Sanitising The primary reason for treating pool and spa water with sanitising chemicals is to prevent the growth of bacteria which would make swimmers and bathers sick.  These bacteria can cause infections in ears, nose and throat and possibly other more dangerous diseases like Meningitis.                                                         

Bacterial control is easily accomplished by adding a sanitiser (most commonly Hypochlorous Acid or simply “chlorine” ) regularly and then passing the water through a filter to remove the dead bacteria.  We then need to be sure that any additional bacteria entering the water is met by a “sanitiser residual” in sufficient concentration to kill this new bacteria as quickly as possible.                                                       

The primary source of bacteria is the swimmers and bathers themselves. Also top-up water and debris, such as leaves, grass, dust, etc.   Animals can contribute significantly to bacteria levels.   A large dog can contaminate up to twenty times the volume of water that a human can.  But don’t worry!  It is generally accepted that most harmful bacteria will be killed when exposed to a “free chlorine residual” as low as one milligram per litre or, in other words one part per million (ppm).  By regularly testing the water and adding the required amount of chlorine to the pool, a residual level of 1.0 or 3.0 ppm is easily maintained.


Chlorine is available in a number of different forms. Granular, liquid or tablet, and can also be stabilised*or unstabilised*.  Chlorine can also be generated by a salt water chlorinator.  Each of these different forms has its own features and benefits.  For instance, granular chlorine is convenient, easy to store and relatively cheap, however it cannot be dosed automatically. On the other hand, liquid chlorine is bulky and can’t be stored for long periods, but can be dosed automatically.  All are satisfactory sanitisers for your pool, so choose the type that best suits your budget and lifestyle.  No matter which form you decide to use, the requirement for a residual of 1.0 to 3.0 ppm remains the same.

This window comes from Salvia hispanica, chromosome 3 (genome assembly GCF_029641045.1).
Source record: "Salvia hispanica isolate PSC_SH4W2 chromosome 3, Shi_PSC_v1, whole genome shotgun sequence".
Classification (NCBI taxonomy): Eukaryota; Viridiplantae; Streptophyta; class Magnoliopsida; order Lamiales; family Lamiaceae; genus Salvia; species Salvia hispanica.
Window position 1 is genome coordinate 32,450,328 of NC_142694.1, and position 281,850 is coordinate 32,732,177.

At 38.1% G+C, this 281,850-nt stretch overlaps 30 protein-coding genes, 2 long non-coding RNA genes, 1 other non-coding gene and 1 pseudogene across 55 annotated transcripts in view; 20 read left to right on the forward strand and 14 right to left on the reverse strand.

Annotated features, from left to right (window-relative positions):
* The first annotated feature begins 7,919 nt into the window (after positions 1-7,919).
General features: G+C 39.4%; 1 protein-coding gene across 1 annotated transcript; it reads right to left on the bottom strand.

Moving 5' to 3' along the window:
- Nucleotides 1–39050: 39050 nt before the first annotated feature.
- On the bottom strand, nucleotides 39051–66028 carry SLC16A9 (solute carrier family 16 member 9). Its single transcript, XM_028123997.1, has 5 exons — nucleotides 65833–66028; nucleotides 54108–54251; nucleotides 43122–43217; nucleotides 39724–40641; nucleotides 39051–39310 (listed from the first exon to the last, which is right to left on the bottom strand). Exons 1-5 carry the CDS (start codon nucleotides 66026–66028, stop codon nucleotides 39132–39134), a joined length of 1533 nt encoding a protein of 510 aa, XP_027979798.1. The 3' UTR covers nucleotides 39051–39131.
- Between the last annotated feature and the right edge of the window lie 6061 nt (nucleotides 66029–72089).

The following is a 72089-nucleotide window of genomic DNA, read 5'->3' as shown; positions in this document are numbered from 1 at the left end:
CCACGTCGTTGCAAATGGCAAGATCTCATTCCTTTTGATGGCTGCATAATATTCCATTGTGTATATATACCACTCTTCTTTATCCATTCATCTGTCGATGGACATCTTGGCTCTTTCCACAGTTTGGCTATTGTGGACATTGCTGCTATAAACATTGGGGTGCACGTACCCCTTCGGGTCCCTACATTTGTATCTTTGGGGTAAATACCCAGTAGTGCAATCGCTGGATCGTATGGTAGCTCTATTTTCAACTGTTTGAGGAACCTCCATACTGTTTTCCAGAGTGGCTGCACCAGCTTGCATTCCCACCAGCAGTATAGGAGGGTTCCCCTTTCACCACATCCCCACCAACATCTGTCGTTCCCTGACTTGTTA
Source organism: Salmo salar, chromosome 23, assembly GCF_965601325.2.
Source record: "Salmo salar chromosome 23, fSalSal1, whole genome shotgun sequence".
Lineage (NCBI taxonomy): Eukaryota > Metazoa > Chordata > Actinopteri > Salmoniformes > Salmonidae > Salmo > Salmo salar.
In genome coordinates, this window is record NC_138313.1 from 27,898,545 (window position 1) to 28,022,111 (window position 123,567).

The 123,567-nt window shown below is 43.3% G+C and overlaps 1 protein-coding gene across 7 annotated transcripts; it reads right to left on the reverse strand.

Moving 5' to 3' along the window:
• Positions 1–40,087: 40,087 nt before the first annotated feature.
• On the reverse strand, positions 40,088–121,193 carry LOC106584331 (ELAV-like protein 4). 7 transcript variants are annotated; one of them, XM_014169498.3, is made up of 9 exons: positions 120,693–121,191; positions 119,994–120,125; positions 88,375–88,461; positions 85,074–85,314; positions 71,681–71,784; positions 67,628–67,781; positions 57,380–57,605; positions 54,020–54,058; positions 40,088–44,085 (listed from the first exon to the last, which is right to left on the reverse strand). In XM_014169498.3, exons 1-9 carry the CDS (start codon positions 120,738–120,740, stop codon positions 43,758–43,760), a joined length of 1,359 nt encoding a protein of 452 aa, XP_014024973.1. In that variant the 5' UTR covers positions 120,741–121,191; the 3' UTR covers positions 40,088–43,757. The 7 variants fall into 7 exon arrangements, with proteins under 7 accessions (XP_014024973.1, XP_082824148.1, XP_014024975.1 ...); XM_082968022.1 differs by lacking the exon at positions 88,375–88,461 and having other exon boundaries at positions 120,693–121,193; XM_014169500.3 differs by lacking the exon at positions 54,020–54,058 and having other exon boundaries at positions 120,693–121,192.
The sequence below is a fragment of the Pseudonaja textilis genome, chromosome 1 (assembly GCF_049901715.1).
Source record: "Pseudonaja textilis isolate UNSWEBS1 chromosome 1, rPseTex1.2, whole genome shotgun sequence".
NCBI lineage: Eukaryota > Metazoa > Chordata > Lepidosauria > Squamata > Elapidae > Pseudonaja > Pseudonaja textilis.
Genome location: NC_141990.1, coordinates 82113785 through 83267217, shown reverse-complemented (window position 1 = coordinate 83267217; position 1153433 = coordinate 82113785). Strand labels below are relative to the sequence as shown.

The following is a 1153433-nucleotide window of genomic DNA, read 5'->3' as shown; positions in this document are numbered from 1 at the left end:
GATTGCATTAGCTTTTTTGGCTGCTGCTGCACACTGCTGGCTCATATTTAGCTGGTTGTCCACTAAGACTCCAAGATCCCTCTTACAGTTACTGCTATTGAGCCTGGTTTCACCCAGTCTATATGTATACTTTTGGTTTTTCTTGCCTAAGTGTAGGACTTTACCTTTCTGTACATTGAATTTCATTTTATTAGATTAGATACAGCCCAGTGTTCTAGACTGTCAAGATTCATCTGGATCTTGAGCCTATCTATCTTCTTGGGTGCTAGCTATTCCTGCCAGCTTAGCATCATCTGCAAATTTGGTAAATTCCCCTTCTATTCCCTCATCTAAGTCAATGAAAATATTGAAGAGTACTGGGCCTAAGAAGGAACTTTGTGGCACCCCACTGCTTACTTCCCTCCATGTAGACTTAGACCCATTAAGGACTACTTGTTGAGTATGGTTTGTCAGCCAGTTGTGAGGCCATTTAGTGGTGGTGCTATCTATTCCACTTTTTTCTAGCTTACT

Safety Note:

Never mix chemicals – even different types of chlorine

fire and/or explosion may result.

* Stabilising refers to the combining of isocyanuric acid with chlorine, to protect it from UV rays, which drastically reduce its effectiveness. Isocyanuric acid can also be added manually to the pool.                    

Please note that if you are using stabilised chlorine products or are adding stabiliser to the pool, the level of stabiliser(Isocyanuric acid) in the water should be checked periodically, as in doing its job, it does not get used up like other chemicals in the pool.  If the stabiliser level gets too high, it can actually inhibit the effectiveness of the chlorine.

CHLORINE SMELL Many people complain about the smell of chlorine and believe that the pool may have too much chlorine in it.  In fact, the opposite is most likely the case.  Not having enough chlorine in the pool will result in the chlorine smell and also lead to users suffering with sore eyes and itchy skin.  The reason this is so, is that a by-product of chlorination is the production of chloramines.  These chloramines are the smelly little beasts that cause all the hassle.  To get rid of them, we need to add more chlorine.  It is for this reason that, from time to time, the pool needs “superchlorination”.


Always maintain a chlorine residual of 1.0 to 3.0 ppm
Select the product that best suits you
Chlorine smell generally means not enough chlorine
A heated pool will require more chlorine